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Re: [GTh] GTH 77- Cross saying?

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  • Achilles37@aol.com
    If I may interject something briefly here... ... There is a possibility (which no one ever seems to consider) that the wood/stone saying has another meaning
    Message 1 of 6 , Oct 13, 2001
      If I may interject something briefly here...

      John Rumple wrote:

      > In POxy 654, the saying is very different, and has
      > no connotation whatsoever of pantheizing.

      There is a possibility (which no one ever seems to
      consider) that the wood/stone saying has another
      meaning besides a Pantheistic (or Panentheistic)
      one and besides a reference to the cross and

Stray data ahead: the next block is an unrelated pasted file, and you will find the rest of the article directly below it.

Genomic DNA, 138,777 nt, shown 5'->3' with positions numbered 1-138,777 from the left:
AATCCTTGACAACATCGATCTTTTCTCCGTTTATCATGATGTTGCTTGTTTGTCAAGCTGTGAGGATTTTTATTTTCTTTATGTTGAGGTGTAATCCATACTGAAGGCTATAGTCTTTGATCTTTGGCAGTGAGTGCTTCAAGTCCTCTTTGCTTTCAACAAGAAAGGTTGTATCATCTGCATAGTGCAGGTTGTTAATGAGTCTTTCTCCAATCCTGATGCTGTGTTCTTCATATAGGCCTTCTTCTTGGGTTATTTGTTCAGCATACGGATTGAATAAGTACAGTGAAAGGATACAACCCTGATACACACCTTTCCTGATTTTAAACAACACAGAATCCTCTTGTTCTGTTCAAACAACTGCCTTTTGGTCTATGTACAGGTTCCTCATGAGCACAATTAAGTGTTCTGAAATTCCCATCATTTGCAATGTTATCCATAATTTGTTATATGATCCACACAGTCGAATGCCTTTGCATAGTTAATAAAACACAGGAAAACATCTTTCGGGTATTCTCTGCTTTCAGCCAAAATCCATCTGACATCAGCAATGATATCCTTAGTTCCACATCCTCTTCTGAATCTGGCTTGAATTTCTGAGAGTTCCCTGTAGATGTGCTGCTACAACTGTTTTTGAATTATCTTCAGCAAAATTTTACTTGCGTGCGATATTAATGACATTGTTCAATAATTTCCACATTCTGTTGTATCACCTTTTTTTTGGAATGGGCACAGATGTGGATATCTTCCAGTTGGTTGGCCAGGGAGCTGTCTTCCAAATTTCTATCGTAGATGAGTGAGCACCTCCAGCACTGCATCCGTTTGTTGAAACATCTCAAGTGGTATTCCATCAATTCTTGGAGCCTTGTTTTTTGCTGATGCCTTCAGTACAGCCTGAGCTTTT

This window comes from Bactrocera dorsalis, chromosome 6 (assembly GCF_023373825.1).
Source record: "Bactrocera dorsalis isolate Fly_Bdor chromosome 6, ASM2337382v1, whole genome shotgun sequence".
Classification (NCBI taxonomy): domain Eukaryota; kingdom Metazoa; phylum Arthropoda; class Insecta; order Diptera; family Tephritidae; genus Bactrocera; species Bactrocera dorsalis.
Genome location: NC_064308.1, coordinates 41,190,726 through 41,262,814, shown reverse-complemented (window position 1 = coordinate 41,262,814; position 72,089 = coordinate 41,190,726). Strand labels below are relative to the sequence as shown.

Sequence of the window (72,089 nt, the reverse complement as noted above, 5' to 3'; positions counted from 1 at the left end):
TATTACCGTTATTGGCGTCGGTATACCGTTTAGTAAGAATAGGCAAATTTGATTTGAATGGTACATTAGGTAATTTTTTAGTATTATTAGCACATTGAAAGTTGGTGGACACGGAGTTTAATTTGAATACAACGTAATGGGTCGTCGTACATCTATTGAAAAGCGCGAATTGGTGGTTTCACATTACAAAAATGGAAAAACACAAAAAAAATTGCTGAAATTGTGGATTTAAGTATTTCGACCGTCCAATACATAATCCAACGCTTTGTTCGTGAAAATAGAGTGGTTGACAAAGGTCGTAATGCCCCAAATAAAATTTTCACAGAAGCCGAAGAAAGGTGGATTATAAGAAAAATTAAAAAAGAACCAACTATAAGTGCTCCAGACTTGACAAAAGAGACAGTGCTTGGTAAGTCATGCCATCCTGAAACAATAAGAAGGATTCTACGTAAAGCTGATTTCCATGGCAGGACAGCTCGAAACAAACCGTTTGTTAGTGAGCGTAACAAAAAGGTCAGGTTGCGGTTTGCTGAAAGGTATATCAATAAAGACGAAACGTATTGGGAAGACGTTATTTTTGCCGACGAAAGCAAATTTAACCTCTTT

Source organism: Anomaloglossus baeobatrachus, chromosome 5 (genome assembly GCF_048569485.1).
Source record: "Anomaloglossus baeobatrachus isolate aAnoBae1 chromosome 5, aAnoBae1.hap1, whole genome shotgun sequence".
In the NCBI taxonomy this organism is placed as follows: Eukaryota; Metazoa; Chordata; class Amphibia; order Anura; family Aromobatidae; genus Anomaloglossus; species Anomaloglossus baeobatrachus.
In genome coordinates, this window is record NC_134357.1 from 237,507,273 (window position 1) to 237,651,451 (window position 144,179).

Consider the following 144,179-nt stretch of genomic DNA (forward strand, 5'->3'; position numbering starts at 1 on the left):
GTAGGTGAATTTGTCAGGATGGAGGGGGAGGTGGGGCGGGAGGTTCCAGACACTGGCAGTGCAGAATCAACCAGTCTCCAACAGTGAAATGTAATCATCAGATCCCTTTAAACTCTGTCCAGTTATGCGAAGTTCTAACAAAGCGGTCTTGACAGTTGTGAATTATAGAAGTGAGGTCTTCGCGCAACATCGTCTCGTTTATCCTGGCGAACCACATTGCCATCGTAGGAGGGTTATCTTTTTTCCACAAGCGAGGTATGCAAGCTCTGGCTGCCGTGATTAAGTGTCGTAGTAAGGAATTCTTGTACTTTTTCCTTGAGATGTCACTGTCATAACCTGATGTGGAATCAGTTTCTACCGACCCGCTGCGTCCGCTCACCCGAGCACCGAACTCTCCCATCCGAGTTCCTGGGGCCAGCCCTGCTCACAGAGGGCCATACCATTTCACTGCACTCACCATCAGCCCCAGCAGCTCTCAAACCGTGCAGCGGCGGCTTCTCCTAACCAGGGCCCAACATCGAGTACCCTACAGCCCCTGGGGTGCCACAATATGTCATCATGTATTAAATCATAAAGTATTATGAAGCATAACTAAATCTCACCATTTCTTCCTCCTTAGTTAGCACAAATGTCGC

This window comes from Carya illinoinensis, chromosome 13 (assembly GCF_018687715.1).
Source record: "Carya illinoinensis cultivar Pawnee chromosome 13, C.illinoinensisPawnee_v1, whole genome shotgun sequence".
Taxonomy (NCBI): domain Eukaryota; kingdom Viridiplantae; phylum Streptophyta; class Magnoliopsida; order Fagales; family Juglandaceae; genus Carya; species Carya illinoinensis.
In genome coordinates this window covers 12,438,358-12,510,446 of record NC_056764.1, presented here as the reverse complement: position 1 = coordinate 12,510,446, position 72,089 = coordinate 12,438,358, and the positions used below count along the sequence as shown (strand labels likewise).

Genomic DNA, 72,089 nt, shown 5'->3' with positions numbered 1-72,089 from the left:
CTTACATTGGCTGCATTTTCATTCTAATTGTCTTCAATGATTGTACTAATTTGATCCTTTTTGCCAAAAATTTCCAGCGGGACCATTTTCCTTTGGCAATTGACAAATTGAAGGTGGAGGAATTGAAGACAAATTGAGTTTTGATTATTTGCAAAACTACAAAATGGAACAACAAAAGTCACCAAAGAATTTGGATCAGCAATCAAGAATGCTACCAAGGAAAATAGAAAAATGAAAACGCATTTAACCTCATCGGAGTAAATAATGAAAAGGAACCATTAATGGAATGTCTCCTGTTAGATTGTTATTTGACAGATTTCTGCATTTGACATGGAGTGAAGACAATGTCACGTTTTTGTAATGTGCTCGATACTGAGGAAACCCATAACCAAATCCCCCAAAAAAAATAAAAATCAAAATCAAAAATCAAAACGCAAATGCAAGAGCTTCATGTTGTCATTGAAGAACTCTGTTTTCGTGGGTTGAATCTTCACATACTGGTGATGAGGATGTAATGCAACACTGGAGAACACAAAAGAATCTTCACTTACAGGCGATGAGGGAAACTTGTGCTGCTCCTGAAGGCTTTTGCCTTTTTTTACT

resurrection. Specifically, that meaning would be
      idolatry. Sayings about wood and stone often
      appeared in the context of idolatry.

      For example, Jeremiah 2:27 reads as follows:
      "They say to wood, 'You are my father,'
      and to stone, 'You gave me birth." (Masoretic text)

      Now if we were to follow this passage from
      Jeremiah with the last portion of Coptic Thomas 77
      (and I freely admit that I'm using the Coptic version
      of the saying here because its order better suits
      my purpose), we would have:

      "They say to wood, 'You are my father,'
      and to stone, 'You gave me birth."
      "Split a piece of wood and I am there.
      Lift up the stone and you will find Me there."

      As I say, a context of idolatry is another possibility
      and this example was intended to raise that